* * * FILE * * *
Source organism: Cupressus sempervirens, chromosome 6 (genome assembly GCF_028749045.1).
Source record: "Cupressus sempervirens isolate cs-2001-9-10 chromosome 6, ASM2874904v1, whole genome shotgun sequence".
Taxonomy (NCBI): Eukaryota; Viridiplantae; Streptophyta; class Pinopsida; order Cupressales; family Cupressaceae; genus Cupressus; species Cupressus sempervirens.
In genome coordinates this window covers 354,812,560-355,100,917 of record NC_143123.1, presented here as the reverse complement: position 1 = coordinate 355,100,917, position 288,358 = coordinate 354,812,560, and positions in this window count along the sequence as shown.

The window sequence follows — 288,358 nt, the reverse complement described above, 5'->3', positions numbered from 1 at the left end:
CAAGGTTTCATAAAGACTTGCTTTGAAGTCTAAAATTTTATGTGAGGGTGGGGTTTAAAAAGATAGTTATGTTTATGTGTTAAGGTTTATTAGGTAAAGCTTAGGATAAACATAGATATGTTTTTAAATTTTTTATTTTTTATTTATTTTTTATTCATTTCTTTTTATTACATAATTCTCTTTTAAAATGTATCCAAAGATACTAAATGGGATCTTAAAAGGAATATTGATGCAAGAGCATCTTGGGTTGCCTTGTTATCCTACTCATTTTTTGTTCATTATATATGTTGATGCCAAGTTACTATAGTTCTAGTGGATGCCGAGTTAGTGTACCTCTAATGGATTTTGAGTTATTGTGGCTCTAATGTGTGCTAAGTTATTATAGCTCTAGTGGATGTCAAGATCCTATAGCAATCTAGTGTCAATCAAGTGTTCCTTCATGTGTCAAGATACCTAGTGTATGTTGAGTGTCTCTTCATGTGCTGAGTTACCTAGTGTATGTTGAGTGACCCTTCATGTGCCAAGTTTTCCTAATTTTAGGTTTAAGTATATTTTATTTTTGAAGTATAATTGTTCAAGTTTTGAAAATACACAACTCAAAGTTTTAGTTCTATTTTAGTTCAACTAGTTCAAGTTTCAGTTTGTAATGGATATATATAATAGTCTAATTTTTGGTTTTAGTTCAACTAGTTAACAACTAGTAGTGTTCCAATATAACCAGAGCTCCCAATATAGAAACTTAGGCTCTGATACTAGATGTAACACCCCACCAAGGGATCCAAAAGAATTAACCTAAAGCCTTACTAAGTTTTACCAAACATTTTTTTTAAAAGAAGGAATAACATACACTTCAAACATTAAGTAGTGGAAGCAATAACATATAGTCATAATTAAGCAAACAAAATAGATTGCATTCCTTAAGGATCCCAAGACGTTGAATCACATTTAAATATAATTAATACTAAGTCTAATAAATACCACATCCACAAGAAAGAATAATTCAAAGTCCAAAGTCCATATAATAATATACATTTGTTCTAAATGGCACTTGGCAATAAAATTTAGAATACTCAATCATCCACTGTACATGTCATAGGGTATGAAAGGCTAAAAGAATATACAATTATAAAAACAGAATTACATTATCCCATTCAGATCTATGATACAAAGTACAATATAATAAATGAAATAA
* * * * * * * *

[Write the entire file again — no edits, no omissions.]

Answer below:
Source organism: Cupressus sempervirens, chromosome 6 (genome assembly GCF_028749045.1).
Source record: "Cupressus sempervirens isolate cs-2001-9-10 chromosome 6, ASM2874904v1, whole genome shotgun sequence".
Taxonomy (NCBI): Eukaryota; Viridiplantae; Streptophyta; class Pinopsida; order Cupressales; family Cupressaceae; genus Cupressus; species Cupressus sempervirens.
In genome coordinates this window covers 354,812,560-355,100,917 of record NC_143123.1, presented here as the reverse complement: position 1 = coordinate 355,100,917, position 288,358 = coordinate 354,812,560, and positions in this window count along the sequence as shown.

The window sequence follows — 288,358 nt, the reverse complement described above, 5'->3', positions numbered from 1 at the left end:
CAAGGTTTCATAAAGACTTGCTTTGAAGTCTAAAATTTTATGTGAGGGTGGGGTTTAAAAAGATAGTTATGTTTATGTGTTAAGGTTTATTAGGTAAAGCTTAGGATAAACATAGATATGTTTTTAAATTTTTTATTTTTTATTTATTTTTTATTCATTTCTTTTTATTACATAATTCTCTTTTAAAATGTATCCAAAGATACTAAATGGGATCTTAAAAGGAATATTGATGCAAGAGCATCTTGGGTTGCCTTGTTATCCTACTCATTTTTTGTTCATTATATATGTTGATGCCAAGTTACTATAGTTCTAGTGGATGCCGAGTTAGTGTACCTCTAATGGATTTTGAGTTATTGTGGCTCTAATGTGTGCTAAGTTATTATAGCTCTAGTGGATGTCAAGATCCTATAGCAATCTAGTGTCAATCAAGTGTTCCTTCATGTGTCAAGATACCTAGTGTATGTTGAGTGTCTCTTCATGTGCTGAGTTACCTAGTGTATGTTGAGTGACCCTTCATGTGCCAAGTTTTCCTAATTTTAGGTTTAAGTATATTTTATTTTTGAAGTATAATTGTTCAAGTTTTGAAAATACACAACTCAAAGTTTTAGTTCTATTTTAGTTCAACTAGTTCAAGTTTCAGTTTGTAATGGATATATATAATAGTCTAATTTTTGGTTTTAGTTCAACTAGTTAACAACTAGTAGTGTTCCAATATAACCAGAGCTCCCAATATAGAAACTTAGGCTCTGATACTAGATGTAACACCCCACCAAGGGATCCAAAAGAATTAACCTAAAGCCTTACTAAGTTTTACCAAACATTTTTTTTAAAAGAAGGAATAACATACACTTCAAACATTAAGTAGTGGAAGCAATAACATATAGTCATAATTAAGCAAACAAAATAGATTGCATTCCTTAAGGATCCCAAGACGTTGAATCACATTTAAATATAATTAATACTAAGTCTAATAAATACCACATCCACAAGAAAGAATAATTCAAAGTCCAAAGTCCATATAATAATATACATTTGTTCTAAATGGCACTTGGCAATAAAATTTAGAATACTCAATCATCCACTGTACATGTCATAGGGTATGAAAGGCTAAAAGAATATACAATTATAAAAACAGAATTACATTATCCCATTCAGATCTATGATACAAAGTACAATATAATAAATGAAATAA